Beijing stays up late, laments loss to U.S. women
Posted: Sunday July 11, 1999 10:59 AM
BEIJING (AP) -- It happened to Italian superstar Roberto Baggio. And on Sunday it happened to China's Liu Ying too.
Both missed crucial penalty kicks in the same stadium -- California's Rose Bowl -- handing World Cup championships to opposing teams. In China's case, the miss meant losing the cup 4-5 to the United States after 120 minutes of hard-fought, scoreless play.
The Baggio defense was on the lips of Chinese sports fans and media, tempering the bitter loss of what many saw as a grudge match between two rivals on the field and two countries locked in political disputes. The message was clear: There was honor in being No. 2.
"Not bad Chinese girls," read the front-page headline in the Beijing Evening News, the only newspaper in the Chinese capital that published late enough Sunday to carry word of the defeat, which occurred shortly before 7 a.m.
Underneath ran a photograph of U.S. President Bill Clinton meeting members of the Chinese team after their defeat.
Sportsmanship is by no means the assured reaction to defeat in China. Stoked by decades of communist propaganda, Chinese tend to see victory in international sports as proof of China's national strength. And there was still plenty of anger, some of it ugly.
"Bomb the U.S. Embassy," read one message posted on a popular Chinese Internet site minutes after the loss in a call for revenge for the NATO bombing of the Chinese Embassy in Yugoslavia two months ago.
"Put a missile in their net," businessman Wang Jilei shouted at the TV screen in the Soccer Buff's Cafe, a regular haunt of sports fans in a working-class neighborhood in south Beijing.
Fans in other bars shouted expletives at U.S. team members. Some hurled racist epithets at U.S. goalkeeper Briana Scurry.
They repeated a list of suspicions aired by state media in the run-up to the match: the American referees were biased; China's players were starved for decent Chinese food, and tournament organizers tired the Chinese team by making them crisscross the United States four times in earlier rounds.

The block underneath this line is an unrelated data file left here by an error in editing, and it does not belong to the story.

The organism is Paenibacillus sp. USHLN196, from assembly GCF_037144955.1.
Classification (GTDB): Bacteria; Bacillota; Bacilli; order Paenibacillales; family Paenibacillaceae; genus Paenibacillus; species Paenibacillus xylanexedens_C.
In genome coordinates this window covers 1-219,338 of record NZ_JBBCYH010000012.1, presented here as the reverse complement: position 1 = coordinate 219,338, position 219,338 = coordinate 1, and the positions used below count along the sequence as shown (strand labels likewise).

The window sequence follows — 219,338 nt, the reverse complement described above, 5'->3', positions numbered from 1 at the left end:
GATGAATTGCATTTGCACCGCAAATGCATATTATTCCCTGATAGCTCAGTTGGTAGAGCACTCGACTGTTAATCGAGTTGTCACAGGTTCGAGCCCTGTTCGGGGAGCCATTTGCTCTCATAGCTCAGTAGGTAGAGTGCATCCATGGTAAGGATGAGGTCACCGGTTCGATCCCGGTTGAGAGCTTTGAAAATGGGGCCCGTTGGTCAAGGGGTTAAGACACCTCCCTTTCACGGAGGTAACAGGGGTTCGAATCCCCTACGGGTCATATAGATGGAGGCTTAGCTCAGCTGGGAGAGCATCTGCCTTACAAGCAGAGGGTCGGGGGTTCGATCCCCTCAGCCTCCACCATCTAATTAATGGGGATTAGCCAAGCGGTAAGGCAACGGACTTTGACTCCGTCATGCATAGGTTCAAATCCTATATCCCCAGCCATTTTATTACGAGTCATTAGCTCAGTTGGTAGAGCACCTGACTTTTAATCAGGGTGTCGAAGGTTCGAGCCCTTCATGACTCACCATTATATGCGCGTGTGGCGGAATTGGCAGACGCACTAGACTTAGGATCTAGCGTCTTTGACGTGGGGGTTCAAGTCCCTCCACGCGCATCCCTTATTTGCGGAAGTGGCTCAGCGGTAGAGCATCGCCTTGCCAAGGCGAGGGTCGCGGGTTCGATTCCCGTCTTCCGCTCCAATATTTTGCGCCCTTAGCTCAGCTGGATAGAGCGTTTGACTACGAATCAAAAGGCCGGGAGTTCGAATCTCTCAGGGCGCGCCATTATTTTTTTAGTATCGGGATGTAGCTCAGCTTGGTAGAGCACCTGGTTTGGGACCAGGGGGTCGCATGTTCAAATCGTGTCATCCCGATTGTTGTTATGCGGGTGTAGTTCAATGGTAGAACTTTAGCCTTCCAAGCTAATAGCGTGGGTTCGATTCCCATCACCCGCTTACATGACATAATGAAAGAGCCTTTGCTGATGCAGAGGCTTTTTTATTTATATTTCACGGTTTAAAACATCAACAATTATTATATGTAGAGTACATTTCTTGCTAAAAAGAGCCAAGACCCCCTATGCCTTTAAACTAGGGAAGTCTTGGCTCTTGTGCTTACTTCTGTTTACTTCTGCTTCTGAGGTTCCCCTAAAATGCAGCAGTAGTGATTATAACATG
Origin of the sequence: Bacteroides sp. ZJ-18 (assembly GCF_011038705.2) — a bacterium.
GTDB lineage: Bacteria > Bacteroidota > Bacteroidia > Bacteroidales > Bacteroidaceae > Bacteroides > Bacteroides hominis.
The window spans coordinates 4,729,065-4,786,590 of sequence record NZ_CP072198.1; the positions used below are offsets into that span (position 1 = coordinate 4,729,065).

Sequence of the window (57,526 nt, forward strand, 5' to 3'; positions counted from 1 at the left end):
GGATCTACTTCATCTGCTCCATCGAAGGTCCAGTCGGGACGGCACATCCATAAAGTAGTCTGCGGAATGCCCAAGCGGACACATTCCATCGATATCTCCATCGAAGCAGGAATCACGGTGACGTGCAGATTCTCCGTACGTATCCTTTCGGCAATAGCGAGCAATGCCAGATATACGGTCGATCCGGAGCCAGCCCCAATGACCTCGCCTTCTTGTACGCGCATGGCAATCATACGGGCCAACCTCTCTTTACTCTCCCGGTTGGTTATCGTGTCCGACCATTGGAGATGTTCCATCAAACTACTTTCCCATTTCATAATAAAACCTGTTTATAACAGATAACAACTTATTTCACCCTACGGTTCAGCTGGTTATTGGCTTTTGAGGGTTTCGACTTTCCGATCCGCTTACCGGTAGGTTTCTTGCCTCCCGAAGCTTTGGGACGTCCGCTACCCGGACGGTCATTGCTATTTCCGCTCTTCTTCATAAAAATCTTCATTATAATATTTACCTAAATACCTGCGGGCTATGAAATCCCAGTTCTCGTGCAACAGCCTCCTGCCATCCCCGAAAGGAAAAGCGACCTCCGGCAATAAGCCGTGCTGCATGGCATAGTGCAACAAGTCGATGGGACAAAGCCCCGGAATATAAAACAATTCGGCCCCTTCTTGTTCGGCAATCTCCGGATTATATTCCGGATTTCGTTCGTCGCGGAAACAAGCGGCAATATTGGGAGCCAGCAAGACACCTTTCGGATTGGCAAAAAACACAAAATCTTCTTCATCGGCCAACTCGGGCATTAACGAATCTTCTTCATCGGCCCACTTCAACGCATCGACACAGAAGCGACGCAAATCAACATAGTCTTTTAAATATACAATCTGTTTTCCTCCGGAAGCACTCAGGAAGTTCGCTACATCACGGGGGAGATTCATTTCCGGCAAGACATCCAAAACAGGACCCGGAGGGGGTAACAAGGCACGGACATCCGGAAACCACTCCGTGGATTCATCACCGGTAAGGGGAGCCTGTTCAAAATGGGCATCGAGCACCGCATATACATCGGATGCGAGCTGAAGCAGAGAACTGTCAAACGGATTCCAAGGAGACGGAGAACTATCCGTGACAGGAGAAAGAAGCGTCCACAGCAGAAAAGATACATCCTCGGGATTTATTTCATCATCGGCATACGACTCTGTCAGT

But the Beijing Evening News lined up the same evidence to attest to the mettle of the Chinese players.
"This second spot did not come easily," the tabloid-style newspaper said.
China Central Television opened its first nationwide newscast after the match with footage not of the loss but Baggio missing the penalty kick that helped lose Italy the 1994 World Cup to Brazil.
"It's a normal thing to lose on penalty kicks. Even Italy's greatest star, Baggio, missed a penalty kick in a World Cup. That's not so bad," said Wang Zhanjun, an unemployed factory worker who runs a fan club for a Beijing men's team. "It's an honor for the Chinese people."
In the end, the food, the travel, even the 32-degree (90-degree) heat didn't matter, said fan Meng Xianyou. "The Chinese team played well."
Chinese President Jiang Zemin set a positive tone, promising the Chinese players in a pre-game telephone call that they would get a hero's welcome whether they won or not.
For China's communist leaders, the game was an opportunity to take the high ground. With intractable economic problems at home, they couldn't risk more furious public protests outside the U.S. Embassy like the ones that followed the bombing, which the United States calls a tragic accident. And U.S. officials are due in Beijing this week to discuss compensation for China's losses, a face-saving demand of the leadership.
"For a long time, we have linked sports and politics too often. We're always thinking of winning for the glory of the country," said one message posted by someone called "Chu Shou" on the Internet. "But for our women's team to play so well in such an important game is already an honor for our country."
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